As I'm doing my usual Friday morning catch-up, it occurs to me that you might be interested in knowing a few things about me. You see me posting my art work fairly regularly on Facebook and my Pepper Portraits blog, but did you know that besides being a completely committed artist, I hold two part time jobs? Winning a few awards and getting published, does not guarantee a regular pay check. Nope, I go months sometimes without a sale. I'm married to a wonderful guy who pays most of the bills, but by no means makes enough money for me to do art 24-7. I have to at least cover groceries and vet bills, which with 2 older dogs and three cats, adds up, believe you me! So I continue to work as a vet assistant in a small animal veterinary practice. I've been working with vets since 2011- started in my 40's and still doing doggy yoga as I near 60. I feel like a thirty year old with no time to get old! My other job is a gallery portrait artist- picture framer -Girl Friday for a lovely little gallery, in a haunted brick building, in the small river town of Milford Ohio. There I teach portrait classes, frame picture, assist hanging shows and whatever else they might need of me.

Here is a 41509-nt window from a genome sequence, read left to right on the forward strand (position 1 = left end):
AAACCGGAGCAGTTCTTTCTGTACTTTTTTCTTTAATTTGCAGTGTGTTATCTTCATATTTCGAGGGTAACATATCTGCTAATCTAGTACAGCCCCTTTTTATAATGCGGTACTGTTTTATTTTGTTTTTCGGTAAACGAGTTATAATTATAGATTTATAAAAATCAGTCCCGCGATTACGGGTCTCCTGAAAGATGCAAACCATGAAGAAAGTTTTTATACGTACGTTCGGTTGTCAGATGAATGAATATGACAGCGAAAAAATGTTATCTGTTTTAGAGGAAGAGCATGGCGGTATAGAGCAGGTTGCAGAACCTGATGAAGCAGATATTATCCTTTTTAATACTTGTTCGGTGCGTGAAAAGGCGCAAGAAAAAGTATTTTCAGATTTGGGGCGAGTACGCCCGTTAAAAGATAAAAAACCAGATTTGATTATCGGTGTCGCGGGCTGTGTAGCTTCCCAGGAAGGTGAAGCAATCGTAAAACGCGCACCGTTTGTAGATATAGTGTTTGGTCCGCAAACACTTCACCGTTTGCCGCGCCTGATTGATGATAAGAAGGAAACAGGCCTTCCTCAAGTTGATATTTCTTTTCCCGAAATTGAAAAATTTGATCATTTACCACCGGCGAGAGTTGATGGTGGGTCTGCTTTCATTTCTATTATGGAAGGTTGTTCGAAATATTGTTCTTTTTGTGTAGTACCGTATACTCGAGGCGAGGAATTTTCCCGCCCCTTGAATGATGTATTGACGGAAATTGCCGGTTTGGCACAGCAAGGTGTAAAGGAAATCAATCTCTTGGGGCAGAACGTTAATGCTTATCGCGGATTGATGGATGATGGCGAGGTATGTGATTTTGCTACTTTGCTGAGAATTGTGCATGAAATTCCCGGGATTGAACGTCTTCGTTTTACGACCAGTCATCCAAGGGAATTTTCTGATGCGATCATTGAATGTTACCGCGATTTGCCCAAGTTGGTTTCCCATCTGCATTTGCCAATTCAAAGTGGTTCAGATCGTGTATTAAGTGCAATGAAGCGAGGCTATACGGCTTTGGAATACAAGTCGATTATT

Ha ha, Just kidding! My recent post of the "finished" commission was about two more full days and a lot of erasing away from being finished. My client was happy with first edition, but not completely. She asked me to make the bangs more "blonde" and soften the bags under the eyes. And if I didn't mention it before, she asked me to change her teeth a bit from the photograph. She never liked them. So this is what doing commissions is all about! And this is why contracts are a good idea. Changes take time. In this case though, I couldn't charge her for my extra efforts. The changes were too subtle. And the teeth were part of the initial agreement. Unfortunately, working this small, forced me to erase back almost all of the cheeks and face in order to lighten the bangs and find the correct over all values. Once completed, this little graphite drawing took as much time and effort as a full color 8x10"! It was very difficult, but worth the tricks learned. At one point I was terrified that I would have to start all over again. But, the Fabiano Artistico 150 wt Hot Pressed paper, which was recommended by an amazing artist friend of mine Alan Woollett, turned out to be quite forgiving. So here is the really, not kidding, for sure, finished 7.5x 8.5 graphite commission of a small girl.